Jolly Nero Incident: Control Tower Collapse Could Have Been Avoided, Prosecutors Say

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June 12, 2013

The collapsed control tower at Genoa’s port is pictured in this handout picture provided by the Coast Guard service. Photo: Italian Coast Guard

Prosecutors in Genoa, Italy say that the port control collapse could have been avoided and they are now investigating five suspects in connection to the incident.

On May 7, the Ignazio Messina-owned Jolly Nero backed into the 50-meter tall port control tower at the port of Genoa, causing it to collapse and killing 9 people. Prosecutors say that “negligence, carelessness and inexperience” were all contributing factors to the collision and collapse of the tower.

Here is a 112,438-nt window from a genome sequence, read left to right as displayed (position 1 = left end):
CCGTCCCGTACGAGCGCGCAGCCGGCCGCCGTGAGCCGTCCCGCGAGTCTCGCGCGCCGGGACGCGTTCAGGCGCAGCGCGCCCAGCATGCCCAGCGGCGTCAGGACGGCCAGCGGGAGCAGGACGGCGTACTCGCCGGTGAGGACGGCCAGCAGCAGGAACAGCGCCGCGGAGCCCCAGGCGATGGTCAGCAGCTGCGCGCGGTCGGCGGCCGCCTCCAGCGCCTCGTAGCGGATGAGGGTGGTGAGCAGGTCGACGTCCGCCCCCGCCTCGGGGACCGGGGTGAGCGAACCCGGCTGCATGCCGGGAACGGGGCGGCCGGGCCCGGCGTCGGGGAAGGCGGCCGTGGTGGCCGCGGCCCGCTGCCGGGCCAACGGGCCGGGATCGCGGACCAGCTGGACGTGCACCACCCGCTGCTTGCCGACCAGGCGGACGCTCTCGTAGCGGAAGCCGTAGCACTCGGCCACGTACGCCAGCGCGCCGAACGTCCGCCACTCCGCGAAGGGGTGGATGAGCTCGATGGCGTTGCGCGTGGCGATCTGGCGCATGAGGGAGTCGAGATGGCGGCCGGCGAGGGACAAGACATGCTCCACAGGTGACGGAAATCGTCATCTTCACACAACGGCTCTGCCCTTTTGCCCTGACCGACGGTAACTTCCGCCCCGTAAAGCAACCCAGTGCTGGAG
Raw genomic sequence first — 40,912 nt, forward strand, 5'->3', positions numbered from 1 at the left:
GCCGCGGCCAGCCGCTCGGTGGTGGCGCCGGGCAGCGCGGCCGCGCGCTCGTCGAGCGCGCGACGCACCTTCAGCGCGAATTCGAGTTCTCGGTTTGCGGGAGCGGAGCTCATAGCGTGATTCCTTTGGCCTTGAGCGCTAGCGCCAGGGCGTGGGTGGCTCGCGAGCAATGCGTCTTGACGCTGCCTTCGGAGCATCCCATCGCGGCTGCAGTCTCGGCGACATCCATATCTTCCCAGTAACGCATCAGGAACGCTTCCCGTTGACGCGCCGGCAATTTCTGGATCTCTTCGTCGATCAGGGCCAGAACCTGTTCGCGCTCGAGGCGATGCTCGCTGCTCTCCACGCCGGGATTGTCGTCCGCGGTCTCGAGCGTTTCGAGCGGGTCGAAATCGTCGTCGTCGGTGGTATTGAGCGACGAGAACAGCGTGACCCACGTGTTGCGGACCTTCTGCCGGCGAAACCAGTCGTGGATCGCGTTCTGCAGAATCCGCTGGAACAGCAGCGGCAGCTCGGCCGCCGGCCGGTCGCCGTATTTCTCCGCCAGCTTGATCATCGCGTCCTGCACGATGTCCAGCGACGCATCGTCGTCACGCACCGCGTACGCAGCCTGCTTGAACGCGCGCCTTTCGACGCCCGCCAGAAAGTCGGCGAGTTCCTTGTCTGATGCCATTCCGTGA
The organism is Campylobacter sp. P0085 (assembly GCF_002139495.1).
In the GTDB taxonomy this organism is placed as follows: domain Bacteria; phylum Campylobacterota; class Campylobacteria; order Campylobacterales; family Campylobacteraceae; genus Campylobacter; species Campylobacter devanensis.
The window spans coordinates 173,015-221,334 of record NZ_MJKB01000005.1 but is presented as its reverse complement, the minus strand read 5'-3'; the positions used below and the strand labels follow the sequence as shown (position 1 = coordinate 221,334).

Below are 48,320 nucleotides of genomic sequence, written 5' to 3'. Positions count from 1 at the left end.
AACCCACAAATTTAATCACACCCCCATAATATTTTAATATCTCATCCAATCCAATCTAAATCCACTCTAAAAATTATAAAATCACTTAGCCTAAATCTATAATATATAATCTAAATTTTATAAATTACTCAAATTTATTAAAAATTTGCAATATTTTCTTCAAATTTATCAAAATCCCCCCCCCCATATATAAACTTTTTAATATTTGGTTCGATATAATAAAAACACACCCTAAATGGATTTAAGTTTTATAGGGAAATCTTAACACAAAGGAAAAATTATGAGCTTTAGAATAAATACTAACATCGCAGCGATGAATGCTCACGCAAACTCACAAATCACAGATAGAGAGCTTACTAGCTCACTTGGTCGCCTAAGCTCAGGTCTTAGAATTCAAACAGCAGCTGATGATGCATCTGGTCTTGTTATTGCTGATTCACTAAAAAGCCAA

FULL COVERAGE: Jolly Nero Incident

Under investigation is the captain of the Jolly Nero, Roberto Paoloni, First Officer Lorenzo Repetto, and pilot Antonio Anfossi, all on charges of multiple manslaughter, assault on transport safety, and collapse of the tower due to a negligent maneuver. Meanwhile, Third Officer Cristina Vaccaro is being investigated for failing to log bridge instrument issues prior to leaving port, as well Andrea Gais, who is acting chairman of the board at Ignazio Messina.

Prosecutors say that excessive speed – an estimated 3.5 knots – was too fast for the turning basin where the Jolly Nero struck the tower and the ship itself was also limited in its ability to make the turn. The prosecutor also claims that some members of the crew were negligent for failing to alert those in the tower of the impending danger.

On Wednesday, the Jolly Nero sailed from the Port of Genoa for the first time since the incident.

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